“Show me the money!” That well known line from a famous movie is familiar to us all. We may find ourselves wondering as each quarter closes why we aren’t making more money? Where does it all go? The rising cost of energy is most likely a factor, as is the burgeoning cost of healthcare and the ever-rising cost of materials. These problems can be counterbalanced by adjusting the way you price a job. Adding more for installation and allowing more profit on sheet goods will help, but be careful not to add too much or you may price yourself out of the project.
Another common way that money can slip through your fingers is through employee mistakes. In fact, that may be the biggest profit killer in a surface shop. In our trade we don’t enjoy the huge profit margins that other trades experience and that is why it is imperative to get work done right the first time. While keeping in mind we aren’t perfect and there will be times when jobs have their problems, there isn’t any reason we can’t increase profit percentages by following a few easy steps.
There’s a book called Out of the Crisis by W. Edwards Demming, the father of the Japanese rise to industry dominance when it comes to quality. I highly recommend you buy this book because in it one point that stands out is that it’s not the quantity that matters, it’s the quality. What we as surface shops need is to get it right the first time because as Demming says, production comes from less rework.
It is just common sense that getting something right the first time prevents having to do it a second time. Here is an interesting example of the “do it right the first time” mentality: The first time a Sony television is ever plugged in and switched on is when the consumer takes it out of the box. It is not tested at the factory. The company has complete confidence in their ability to manufacture their product right the first time.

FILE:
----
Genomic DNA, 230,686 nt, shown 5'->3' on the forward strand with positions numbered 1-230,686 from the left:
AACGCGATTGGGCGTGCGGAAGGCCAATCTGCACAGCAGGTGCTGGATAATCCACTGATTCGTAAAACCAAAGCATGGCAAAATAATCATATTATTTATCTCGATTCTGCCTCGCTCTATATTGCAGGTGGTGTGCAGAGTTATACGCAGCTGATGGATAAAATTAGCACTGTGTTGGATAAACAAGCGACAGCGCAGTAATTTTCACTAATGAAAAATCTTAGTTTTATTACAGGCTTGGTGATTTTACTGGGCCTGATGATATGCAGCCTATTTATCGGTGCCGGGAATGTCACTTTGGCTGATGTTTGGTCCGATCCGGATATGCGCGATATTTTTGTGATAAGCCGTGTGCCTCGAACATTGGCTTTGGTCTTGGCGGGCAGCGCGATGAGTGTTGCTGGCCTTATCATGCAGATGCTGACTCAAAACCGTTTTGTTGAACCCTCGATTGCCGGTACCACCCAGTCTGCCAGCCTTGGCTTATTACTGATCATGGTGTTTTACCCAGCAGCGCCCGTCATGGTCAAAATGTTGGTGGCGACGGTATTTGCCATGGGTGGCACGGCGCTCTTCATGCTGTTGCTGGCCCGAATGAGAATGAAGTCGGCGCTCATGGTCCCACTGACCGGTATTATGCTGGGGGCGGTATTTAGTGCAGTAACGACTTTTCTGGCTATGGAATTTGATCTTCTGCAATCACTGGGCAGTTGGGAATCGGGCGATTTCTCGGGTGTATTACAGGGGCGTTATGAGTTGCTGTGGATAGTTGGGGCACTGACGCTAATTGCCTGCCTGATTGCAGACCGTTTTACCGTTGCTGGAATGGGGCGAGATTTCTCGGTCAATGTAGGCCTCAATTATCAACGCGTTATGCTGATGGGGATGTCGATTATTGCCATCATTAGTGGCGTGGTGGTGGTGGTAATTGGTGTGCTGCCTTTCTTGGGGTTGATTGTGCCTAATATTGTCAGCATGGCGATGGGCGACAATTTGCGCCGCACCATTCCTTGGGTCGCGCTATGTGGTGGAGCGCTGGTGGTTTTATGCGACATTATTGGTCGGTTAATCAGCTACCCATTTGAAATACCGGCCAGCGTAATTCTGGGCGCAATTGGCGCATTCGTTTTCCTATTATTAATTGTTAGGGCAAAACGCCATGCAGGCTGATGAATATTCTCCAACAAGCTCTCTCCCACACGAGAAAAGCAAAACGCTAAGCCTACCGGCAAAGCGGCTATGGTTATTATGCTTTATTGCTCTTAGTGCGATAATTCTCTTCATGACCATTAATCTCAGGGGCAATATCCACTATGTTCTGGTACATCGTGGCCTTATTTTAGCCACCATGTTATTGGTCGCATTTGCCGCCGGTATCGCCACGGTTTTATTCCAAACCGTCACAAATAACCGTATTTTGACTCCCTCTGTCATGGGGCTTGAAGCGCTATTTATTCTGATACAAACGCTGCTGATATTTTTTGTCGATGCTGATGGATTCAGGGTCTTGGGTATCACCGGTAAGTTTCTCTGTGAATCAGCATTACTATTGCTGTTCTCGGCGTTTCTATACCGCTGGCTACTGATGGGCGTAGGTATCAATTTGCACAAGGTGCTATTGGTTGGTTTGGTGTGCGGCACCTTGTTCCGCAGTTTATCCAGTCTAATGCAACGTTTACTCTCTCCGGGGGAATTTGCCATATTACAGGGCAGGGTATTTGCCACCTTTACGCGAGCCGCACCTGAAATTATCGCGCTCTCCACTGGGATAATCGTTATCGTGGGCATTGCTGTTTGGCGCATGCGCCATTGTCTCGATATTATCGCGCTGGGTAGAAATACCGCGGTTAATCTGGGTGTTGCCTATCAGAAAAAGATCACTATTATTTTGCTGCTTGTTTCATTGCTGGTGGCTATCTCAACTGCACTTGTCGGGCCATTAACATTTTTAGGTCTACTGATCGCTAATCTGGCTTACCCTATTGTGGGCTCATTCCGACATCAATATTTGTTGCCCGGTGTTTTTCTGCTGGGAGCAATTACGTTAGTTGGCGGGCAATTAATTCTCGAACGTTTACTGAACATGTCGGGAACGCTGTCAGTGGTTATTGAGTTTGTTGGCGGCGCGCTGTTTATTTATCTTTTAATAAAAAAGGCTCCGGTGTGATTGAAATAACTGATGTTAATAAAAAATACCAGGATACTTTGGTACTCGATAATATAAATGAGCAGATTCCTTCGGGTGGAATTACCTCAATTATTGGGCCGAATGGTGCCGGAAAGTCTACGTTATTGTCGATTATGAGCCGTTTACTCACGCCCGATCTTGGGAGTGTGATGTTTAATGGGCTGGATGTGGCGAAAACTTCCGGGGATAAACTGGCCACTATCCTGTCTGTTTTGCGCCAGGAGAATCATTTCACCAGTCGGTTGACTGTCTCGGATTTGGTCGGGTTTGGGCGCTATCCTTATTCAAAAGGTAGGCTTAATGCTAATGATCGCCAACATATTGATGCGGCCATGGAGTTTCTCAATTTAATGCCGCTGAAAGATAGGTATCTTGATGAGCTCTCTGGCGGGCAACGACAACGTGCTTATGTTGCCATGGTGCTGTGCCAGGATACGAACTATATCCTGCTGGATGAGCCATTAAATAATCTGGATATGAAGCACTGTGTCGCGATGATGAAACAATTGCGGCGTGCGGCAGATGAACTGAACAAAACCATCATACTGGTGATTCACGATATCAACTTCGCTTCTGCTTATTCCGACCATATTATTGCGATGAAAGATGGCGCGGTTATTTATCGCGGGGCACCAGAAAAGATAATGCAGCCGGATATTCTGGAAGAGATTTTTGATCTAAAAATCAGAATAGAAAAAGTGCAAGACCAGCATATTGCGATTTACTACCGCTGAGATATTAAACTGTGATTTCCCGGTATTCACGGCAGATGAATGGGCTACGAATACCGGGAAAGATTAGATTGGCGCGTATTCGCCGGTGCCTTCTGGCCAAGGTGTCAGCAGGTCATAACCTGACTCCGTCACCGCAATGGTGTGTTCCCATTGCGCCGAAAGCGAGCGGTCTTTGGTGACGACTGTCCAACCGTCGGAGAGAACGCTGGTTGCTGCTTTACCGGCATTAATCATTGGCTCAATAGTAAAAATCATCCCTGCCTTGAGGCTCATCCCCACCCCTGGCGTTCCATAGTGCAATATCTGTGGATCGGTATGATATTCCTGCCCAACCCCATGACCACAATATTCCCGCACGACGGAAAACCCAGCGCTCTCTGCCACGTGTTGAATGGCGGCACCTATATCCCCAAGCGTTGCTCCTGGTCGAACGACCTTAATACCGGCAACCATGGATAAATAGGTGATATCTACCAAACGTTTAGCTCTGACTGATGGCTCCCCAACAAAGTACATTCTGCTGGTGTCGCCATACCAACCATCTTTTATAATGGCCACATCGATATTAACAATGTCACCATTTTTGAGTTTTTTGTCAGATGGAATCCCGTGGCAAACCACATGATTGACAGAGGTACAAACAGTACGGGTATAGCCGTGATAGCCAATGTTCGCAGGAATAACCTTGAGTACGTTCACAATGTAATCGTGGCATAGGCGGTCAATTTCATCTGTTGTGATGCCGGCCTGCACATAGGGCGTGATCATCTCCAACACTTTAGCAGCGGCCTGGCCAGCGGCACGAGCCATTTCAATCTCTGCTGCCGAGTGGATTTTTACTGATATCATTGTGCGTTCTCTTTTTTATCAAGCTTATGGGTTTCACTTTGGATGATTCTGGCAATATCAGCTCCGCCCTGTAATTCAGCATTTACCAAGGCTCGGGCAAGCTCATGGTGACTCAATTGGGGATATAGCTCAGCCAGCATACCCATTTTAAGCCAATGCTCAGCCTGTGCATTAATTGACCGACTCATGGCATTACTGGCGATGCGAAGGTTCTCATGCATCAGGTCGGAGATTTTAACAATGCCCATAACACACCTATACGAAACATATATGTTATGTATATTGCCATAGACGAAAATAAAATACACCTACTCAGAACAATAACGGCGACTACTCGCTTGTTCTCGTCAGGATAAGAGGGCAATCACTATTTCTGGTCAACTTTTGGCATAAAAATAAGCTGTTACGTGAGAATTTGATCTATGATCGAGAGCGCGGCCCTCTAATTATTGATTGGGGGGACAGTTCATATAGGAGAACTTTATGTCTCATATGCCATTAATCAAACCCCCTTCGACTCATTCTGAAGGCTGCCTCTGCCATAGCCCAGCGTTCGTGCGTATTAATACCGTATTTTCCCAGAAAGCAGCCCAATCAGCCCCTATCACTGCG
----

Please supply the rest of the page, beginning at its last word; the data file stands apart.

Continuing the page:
How can we increase confidence in our own products turning out right the first time? In my opinion, 95 percent of all mistakes can be avoided if certain key steps are taken with each job.
Before scheduling a template, you must make sure certain requirements are met: first of all, the entire work order must be properly filled out. This includes the color, edge, sink information and stove cutout. On the day of the template, we need the sink in our hands. Otherwise we will not start the job. This may seem harsh, but we have been following this policy for a few years with good results. We haven’t lost a customer yet. In fact, we have gained more customers. Have you ever taken a customer’s word on a sink model to find out later that it was the wrong sink? That is a frustrating and costly mistake. It is much easier to start with all the correct information.
Next, let’s consider how to cut down on mistakes in the shop. Consider making up some standard operating procedures (SOPs). We do this for the template, fabricators, installers and sanders as a way to provide uniformity to the operation and instill quality into the product.
These SOPs contain information on various topics, such as the proper sandpaper to use on a certain color or how wide to cut MDF buildup strips. The procedures don’t have to be complicated. Sometimes just a few sentences are sufficient, but make sure to keep them available so employees can refer to them.
Now let’s head out onto the road. If you have to go back to an installation more than once, then you probably aren’t going to break even.